The overturning of Roe v. Wade in the United States serves as a chilling example of how societal perspectives can reshape legal landscapes, often in ways that increase shame and guilt around reproductive choices. This stigma, reinforced by such monumental legal decisions, adds emotional and psychological burdens to the already complex and difficult choices that women must make.

Insights into Abortion-Related Stigma

A study published in the Journal of Family Planning and Reproductive Health Care elaborates how women across cultures experience guilt, shame, and social condemnation when considering or undergoing an abortion.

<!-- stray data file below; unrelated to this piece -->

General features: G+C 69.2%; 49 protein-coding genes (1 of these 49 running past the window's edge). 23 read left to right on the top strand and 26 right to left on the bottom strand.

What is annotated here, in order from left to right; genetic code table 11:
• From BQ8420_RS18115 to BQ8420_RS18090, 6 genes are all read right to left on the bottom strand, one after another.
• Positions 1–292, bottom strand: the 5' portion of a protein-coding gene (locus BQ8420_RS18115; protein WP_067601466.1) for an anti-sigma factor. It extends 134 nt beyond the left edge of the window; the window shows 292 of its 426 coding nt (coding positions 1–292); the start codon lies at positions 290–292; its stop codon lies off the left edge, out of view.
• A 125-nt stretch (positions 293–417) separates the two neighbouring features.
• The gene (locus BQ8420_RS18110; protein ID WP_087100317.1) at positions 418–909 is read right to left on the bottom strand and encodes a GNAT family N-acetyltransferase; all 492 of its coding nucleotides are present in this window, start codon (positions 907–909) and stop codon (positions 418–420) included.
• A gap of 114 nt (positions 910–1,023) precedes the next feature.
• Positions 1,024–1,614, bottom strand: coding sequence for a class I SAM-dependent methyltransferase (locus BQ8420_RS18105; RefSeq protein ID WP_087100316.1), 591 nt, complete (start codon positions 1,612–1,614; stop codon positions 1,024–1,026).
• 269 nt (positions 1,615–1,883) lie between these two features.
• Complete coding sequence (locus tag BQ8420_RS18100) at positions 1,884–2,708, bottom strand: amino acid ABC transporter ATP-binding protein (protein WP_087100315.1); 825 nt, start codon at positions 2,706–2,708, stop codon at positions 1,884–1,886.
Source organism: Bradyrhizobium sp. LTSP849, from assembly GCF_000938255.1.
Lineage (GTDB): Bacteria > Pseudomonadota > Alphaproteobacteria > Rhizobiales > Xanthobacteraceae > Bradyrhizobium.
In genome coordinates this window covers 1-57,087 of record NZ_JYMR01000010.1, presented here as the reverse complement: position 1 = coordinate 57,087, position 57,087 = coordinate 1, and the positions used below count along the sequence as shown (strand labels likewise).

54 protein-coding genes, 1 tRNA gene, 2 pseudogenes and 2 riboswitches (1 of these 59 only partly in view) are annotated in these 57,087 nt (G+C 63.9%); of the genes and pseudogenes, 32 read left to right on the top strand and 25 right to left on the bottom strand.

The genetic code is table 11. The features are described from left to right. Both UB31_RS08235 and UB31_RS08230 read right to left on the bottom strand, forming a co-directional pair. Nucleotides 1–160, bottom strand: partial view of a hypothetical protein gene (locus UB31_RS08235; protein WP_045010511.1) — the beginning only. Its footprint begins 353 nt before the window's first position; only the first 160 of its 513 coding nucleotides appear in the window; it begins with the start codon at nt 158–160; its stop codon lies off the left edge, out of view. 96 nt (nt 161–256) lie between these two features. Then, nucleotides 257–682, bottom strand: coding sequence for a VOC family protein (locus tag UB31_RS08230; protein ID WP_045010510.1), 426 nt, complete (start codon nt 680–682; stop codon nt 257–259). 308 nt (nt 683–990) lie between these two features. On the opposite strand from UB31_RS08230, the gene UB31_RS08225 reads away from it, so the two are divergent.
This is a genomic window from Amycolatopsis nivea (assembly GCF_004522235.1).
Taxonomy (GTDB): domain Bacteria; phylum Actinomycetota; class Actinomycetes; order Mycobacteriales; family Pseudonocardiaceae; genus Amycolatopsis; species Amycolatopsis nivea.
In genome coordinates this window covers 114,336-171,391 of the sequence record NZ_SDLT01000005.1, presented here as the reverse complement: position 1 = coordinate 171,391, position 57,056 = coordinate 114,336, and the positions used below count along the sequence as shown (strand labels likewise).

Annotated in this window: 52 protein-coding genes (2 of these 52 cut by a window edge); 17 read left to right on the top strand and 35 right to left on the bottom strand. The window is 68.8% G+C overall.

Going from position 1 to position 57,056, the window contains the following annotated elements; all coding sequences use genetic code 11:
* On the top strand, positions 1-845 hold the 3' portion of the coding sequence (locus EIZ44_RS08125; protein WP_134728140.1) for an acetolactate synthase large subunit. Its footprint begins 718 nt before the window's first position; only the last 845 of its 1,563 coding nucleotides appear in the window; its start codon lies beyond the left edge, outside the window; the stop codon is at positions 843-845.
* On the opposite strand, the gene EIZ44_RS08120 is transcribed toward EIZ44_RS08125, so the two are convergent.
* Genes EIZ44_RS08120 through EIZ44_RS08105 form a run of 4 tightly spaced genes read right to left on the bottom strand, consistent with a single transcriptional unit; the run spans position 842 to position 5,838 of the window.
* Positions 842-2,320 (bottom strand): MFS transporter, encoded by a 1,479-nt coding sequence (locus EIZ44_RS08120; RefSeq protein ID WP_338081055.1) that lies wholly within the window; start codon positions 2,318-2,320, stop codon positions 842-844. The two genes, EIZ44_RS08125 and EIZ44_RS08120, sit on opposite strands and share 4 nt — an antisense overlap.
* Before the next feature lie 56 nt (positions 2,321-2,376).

Furthermore, misinformation about abortion can exacerbate this stigma. A report by the World Health Organization highlights how misconceptions about the safety of abortion procedures often deter women from seeking medical advice, potentially leading them to dangerous alternatives

The gap between the relatively progressive legal environment and more conservative societal views in Singapore thus poses a significant challenge for women’s reproductive healthcare, discouraging them from pursuing safe and legal medical services.

Medical Channel Asia interview Ms Joanne Goh, Principal Therapist at Private Space Medical with 22 years of experience working in KK Hospital. She stated that “social attitudes towards abortion stem from one’s culture, values, religion and even past life experiences eg child bearing.”